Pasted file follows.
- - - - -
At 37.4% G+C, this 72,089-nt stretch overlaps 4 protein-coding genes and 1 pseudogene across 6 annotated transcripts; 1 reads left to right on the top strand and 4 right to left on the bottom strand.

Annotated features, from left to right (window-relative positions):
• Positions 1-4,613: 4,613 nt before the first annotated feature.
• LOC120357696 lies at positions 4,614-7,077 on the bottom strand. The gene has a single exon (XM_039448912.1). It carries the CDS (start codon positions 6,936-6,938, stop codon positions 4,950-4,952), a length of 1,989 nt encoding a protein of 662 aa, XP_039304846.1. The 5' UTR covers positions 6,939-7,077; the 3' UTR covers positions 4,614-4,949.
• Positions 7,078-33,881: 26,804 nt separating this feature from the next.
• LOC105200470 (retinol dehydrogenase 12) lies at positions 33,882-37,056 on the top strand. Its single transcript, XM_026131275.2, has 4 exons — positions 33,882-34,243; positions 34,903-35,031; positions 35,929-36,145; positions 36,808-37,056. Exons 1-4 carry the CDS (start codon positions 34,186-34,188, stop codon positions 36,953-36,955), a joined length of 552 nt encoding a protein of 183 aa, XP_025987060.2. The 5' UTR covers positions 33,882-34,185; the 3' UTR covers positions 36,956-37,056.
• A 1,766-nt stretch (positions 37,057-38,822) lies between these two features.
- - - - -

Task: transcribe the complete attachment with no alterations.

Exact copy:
At 37.4% G+C, this 72,089-nt stretch overlaps 4 protein-coding genes and 1 pseudogene across 6 annotated transcripts; 1 reads left to right on the top strand and 4 right to left on the bottom strand.

Annotated features, from left to right (window-relative positions):
• Positions 1-4,613: 4,613 nt before the first annotated feature.
• LOC120357696 lies at positions 4,614-7,077 on the bottom strand. The gene has a single exon (XM_039448912.1). It carries the CDS (start codon positions 6,936-6,938, stop codon positions 4,950-4,952), a length of 1,989 nt encoding a protein of 662 aa, XP_039304846.1. The 5' UTR covers positions 6,939-7,077; the 3' UTR covers positions 4,614-4,949.
• Positions 7,078-33,881: 26,804 nt separating this feature from the next.
• LOC105200470 (retinol dehydrogenase 12) lies at positions 33,882-37,056 on the top strand. Its single transcript, XM_026131275.2, has 4 exons — positions 33,882-34,243; positions 34,903-35,031; positions 35,929-36,145; positions 36,808-37,056. Exons 1-4 carry the CDS (start codon positions 34,186-34,188, stop codon positions 36,953-36,955), a joined length of 552 nt encoding a protein of 183 aa, XP_025987060.2. The 5' UTR covers positions 33,882-34,185; the 3' UTR covers positions 36,956-37,056.
• A 1,766-nt stretch (positions 37,057-38,822) lies between these two features.